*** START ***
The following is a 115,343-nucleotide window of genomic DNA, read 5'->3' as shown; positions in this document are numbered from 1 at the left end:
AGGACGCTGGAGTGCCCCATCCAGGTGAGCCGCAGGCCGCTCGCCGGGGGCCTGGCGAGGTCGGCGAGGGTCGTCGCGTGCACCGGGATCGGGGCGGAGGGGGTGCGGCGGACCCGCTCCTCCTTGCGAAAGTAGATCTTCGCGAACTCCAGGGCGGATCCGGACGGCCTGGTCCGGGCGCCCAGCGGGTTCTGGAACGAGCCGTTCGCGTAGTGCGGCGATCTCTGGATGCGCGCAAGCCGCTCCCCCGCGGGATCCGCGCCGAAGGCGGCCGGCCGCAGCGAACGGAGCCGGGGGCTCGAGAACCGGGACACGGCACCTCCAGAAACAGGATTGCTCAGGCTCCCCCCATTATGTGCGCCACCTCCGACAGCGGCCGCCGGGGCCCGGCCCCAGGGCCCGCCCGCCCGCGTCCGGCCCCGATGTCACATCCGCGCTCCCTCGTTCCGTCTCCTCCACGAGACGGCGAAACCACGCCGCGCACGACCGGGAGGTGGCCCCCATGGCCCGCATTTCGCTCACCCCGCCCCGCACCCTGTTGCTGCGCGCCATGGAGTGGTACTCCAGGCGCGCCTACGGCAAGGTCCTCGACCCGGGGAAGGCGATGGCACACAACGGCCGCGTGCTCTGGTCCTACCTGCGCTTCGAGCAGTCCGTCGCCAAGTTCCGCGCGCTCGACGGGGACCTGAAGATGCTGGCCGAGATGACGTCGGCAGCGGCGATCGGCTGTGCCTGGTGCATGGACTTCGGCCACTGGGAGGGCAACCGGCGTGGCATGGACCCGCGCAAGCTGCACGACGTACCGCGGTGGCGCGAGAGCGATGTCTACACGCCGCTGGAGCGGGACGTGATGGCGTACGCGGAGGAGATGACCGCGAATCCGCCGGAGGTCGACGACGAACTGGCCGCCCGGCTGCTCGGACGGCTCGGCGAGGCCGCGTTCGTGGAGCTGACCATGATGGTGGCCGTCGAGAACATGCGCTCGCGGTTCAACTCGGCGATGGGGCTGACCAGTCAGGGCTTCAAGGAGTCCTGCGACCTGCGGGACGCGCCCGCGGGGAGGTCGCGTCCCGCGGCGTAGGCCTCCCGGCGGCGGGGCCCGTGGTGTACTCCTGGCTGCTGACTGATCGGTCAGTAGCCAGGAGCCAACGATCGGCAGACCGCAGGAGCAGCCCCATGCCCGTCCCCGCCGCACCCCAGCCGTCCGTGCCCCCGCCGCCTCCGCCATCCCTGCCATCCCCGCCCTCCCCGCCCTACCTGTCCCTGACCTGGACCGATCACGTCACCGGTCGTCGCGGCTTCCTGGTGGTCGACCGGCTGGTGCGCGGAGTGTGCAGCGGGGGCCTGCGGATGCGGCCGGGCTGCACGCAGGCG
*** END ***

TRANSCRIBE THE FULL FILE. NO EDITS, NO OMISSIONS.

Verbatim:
The following is a 115,343-nucleotide window of genomic DNA, read 5'->3' as shown; positions in this document are numbered from 1 at the left end:
AGGACGCTGGAGTGCCCCATCCAGGTGAGCCGCAGGCCGCTCGCCGGGGGCCTGGCGAGGTCGGCGAGGGTCGTCGCGTGCACCGGGATCGGGGCGGAGGGGGTGCGGCGGACCCGCTCCTCCTTGCGAAAGTAGATCTTCGCGAACTCCAGGGCGGATCCGGACGGCCTGGTCCGGGCGCCCAGCGGGTTCTGGAACGAGCCGTTCGCGTAGTGCGGCGATCTCTGGATGCGCGCAAGCCGCTCCCCCGCGGGATCCGCGCCGAAGGCGGCCGGCCGCAGCGAACGGAGCCGGGGGCTCGAGAACCGGGACACGGCACCTCCAGAAACAGGATTGCTCAGGCTCCCCCCATTATGTGCGCCACCTCCGACAGCGGCCGCCGGGGCCCGGCCCCAGGGCCCGCCCGCCCGCGTCCGGCCCCGATGTCACATCCGCGCTCCCTCGTTCCGTCTCCTCCACGAGACGGCGAAACCACGCCGCGCACGACCGGGAGGTGGCCCCCATGGCCCGCATTTCGCTCACCCCGCCCCGCACCCTGTTGCTGCGCGCCATGGAGTGGTACTCCAGGCGCGCCTACGGCAAGGTCCTCGACCCGGGGAAGGCGATGGCACACAACGGCCGCGTGCTCTGGTCCTACCTGCGCTTCGAGCAGTCCGTCGCCAAGTTCCGCGCGCTCGACGGGGACCTGAAGATGCTGGCCGAGATGACGTCGGCAGCGGCGATCGGCTGTGCCTGGTGCATGGACTTCGGCCACTGGGAGGGCAACCGGCGTGGCATGGACCCGCGCAAGCTGCACGACGTACCGCGGTGGCGCGAGAGCGATGTCTACACGCCGCTGGAGCGGGACGTGATGGCGTACGCGGAGGAGATGACCGCGAATCCGCCGGAGGTCGACGACGAACTGGCCGCCCGGCTGCTCGGACGGCTCGGCGAGGCCGCGTTCGTGGAGCTGACCATGATGGTGGCCGTCGAGAACATGCGCTCGCGGTTCAACTCGGCGATGGGGCTGACCAGTCAGGGCTTCAAGGAGTCCTGCGACCTGCGGGACGCGCCCGCGGGGAGGTCGCGTCCCGCGGCGTAGGCCTCCCGGCGGCGGGGCCCGTGGTGTACTCCTGGCTGCTGACTGATCGGTCAGTAGCCAGGAGCCAACGATCGGCAGACCGCAGGAGCAGCCCCATGCCCGTCCCCGCCGCACCCCAGCCGTCCGTGCCCCCGCCGCCTCCGCCATCCCTGCCATCCCCGCCCTCCCCGCCCTACCTGTCCCTGACCTGGACCGATCACGTCACCGGTCGTCGCGGCTTCCTGGTGGTCGACCGGCTGGTGCGCGGAGTGTGCAGCGGGGGCCTGCGGATGCGGCCGGGCTGCACGCAGGCG